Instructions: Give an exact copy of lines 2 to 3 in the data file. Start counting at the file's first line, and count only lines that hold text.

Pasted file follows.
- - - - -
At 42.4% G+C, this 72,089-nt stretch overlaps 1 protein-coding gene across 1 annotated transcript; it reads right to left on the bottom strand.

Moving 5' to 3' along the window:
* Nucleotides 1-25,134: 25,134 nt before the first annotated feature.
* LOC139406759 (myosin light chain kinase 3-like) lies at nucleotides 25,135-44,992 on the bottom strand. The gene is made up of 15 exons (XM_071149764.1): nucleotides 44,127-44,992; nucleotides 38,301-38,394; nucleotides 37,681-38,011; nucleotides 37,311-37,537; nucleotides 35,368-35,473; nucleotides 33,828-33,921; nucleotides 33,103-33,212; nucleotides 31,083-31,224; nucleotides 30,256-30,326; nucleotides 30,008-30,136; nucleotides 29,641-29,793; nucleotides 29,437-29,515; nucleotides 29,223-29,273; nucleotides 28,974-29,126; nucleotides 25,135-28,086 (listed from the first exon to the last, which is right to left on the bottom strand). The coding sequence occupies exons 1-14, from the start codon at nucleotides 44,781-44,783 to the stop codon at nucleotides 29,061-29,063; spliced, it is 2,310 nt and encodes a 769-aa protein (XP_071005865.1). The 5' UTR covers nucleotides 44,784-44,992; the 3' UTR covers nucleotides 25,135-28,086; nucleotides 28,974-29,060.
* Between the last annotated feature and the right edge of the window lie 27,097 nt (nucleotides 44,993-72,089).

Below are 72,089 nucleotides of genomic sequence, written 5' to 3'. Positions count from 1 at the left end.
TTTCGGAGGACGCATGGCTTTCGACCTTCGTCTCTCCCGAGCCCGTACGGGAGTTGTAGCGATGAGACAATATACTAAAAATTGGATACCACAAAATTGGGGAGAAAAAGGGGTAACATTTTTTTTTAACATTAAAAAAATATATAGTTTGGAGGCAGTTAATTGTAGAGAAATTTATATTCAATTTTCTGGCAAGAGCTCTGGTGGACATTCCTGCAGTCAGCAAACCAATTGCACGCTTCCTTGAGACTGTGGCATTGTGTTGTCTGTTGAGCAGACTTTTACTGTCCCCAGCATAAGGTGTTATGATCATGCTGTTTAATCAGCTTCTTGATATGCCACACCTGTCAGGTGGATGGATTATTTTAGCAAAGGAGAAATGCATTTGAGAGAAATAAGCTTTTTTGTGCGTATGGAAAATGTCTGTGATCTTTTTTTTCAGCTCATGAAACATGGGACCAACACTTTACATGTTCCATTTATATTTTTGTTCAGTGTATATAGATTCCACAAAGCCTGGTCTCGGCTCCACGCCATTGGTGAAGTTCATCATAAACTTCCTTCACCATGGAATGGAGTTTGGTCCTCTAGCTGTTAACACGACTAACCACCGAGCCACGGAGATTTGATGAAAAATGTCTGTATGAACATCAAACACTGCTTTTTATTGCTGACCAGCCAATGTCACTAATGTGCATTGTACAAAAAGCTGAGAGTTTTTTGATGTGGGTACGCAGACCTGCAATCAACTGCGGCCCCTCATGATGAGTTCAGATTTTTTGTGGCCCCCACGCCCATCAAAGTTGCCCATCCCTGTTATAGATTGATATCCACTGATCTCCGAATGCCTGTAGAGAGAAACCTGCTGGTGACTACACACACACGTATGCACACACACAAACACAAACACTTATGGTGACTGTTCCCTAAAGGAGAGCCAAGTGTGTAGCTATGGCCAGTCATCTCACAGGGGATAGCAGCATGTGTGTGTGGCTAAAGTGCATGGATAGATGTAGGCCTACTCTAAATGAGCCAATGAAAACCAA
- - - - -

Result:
Moving 5' to 3' along the window:
* Nucleotides 1-25,134: 25,134 nt before the first annotated feature.